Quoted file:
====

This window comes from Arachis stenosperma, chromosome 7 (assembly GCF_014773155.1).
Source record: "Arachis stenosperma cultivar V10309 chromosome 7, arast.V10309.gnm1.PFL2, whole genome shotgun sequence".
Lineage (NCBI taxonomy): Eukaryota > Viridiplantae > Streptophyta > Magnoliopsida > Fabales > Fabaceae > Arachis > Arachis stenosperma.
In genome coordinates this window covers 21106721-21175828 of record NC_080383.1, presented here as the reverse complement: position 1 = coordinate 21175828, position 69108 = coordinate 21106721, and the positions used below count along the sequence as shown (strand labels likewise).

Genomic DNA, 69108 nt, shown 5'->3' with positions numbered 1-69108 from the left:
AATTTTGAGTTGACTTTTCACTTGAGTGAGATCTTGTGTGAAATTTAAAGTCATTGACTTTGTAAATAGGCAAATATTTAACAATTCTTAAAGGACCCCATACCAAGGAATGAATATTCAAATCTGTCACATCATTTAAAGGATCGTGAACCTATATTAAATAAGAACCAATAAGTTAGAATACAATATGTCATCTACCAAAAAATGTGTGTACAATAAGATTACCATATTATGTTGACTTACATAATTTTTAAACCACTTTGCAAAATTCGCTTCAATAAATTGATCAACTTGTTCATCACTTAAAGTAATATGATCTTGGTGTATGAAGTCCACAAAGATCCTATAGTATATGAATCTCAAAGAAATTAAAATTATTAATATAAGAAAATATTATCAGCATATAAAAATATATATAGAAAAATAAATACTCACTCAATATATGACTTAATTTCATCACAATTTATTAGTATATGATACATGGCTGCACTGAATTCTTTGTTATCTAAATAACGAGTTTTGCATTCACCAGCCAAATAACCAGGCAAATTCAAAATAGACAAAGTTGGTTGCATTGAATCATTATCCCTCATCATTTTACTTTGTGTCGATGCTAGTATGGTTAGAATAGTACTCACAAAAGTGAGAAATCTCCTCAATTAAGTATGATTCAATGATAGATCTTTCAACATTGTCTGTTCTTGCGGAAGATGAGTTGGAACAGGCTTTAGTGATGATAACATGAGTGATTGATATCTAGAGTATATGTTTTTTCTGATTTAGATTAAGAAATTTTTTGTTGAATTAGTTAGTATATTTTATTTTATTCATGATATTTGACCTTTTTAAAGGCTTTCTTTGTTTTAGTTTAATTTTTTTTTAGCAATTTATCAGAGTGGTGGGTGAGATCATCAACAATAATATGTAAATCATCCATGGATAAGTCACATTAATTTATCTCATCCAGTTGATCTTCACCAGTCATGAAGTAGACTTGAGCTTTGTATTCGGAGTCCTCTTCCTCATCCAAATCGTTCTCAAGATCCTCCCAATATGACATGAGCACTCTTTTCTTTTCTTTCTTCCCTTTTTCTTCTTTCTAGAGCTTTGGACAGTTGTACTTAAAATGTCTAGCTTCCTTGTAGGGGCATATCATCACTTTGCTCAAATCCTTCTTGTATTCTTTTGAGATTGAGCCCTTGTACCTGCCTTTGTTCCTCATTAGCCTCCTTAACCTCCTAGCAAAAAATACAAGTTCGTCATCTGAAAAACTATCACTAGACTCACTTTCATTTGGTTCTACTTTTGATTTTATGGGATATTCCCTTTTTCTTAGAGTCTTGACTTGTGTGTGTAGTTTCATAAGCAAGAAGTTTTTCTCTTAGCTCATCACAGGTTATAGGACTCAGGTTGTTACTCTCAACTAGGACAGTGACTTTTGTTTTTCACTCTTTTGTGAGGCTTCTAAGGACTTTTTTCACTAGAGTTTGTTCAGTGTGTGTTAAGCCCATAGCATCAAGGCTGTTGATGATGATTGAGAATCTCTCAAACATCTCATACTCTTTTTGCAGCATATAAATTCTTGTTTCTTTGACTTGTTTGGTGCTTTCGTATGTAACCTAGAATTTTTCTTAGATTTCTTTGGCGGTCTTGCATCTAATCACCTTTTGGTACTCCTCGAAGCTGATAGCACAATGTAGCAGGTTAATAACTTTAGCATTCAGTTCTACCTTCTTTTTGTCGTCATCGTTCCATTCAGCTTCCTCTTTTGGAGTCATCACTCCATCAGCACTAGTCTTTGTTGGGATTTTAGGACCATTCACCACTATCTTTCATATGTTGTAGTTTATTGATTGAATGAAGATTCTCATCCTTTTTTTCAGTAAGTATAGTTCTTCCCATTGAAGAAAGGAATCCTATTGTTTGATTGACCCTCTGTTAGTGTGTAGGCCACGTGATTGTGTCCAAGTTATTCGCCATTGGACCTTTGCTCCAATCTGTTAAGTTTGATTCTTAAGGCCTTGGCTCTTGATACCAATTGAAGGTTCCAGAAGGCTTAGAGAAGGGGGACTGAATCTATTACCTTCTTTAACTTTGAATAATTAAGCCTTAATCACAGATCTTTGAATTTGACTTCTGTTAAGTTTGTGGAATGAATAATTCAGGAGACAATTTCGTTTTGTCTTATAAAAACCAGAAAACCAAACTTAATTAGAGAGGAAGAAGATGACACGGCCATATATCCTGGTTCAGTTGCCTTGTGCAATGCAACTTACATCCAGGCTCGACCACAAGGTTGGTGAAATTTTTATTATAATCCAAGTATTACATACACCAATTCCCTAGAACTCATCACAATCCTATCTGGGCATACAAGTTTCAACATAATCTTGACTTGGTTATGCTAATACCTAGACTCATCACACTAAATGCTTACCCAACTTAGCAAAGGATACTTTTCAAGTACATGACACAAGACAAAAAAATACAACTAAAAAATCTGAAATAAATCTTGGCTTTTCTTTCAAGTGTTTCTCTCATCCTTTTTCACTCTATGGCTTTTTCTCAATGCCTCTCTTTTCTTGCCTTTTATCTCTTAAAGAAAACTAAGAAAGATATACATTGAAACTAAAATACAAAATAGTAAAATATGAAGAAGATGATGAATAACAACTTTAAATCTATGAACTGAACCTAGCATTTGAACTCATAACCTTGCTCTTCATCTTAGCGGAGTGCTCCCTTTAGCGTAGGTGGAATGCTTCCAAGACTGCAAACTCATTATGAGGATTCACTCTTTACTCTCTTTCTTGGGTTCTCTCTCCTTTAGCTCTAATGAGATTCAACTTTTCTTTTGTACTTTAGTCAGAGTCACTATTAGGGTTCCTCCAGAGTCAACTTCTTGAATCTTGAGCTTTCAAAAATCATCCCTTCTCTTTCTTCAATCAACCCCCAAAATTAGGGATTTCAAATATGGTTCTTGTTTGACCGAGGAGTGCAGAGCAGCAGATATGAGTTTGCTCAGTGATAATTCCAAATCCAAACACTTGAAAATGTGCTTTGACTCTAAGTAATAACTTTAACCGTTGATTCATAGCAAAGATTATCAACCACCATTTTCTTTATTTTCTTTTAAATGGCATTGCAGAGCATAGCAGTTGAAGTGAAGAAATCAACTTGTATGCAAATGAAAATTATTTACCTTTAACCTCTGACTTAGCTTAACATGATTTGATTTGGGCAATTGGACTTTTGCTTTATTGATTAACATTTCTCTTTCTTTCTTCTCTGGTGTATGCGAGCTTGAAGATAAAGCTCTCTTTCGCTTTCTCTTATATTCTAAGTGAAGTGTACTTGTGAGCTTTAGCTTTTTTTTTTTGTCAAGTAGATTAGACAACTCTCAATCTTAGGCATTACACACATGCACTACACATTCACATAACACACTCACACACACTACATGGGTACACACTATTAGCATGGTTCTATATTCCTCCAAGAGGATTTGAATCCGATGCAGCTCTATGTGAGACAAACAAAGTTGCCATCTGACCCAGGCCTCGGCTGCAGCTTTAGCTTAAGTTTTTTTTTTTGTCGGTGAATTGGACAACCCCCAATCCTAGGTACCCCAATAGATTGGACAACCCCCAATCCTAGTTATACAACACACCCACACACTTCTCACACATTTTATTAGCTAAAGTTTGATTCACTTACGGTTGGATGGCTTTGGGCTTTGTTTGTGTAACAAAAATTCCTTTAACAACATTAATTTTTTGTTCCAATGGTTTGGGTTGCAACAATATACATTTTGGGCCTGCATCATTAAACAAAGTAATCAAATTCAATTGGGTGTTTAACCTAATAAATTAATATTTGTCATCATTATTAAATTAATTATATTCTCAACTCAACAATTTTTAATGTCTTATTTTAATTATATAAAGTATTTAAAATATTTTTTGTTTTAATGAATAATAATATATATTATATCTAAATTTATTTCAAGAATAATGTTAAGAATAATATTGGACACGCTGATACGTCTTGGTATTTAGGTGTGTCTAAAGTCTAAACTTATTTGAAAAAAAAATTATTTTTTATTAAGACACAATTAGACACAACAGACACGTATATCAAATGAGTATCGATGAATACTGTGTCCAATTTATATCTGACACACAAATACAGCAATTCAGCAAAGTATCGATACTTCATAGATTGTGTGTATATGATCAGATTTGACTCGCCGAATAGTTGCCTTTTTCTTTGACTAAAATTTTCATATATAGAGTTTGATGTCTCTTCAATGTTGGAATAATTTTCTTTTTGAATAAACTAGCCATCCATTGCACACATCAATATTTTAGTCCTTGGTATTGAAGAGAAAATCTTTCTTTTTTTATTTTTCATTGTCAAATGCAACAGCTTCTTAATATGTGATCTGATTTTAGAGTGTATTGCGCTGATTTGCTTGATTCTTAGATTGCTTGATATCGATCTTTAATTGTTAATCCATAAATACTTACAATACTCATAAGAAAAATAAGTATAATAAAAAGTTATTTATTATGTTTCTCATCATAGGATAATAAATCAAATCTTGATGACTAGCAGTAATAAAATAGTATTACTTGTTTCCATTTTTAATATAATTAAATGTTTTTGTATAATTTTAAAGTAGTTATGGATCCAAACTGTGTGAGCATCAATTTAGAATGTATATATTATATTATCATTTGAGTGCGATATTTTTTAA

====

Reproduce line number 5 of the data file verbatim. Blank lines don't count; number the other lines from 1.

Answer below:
Genomic DNA, 69108 nt, shown 5'->3' with positions numbered 1-69108 from the left: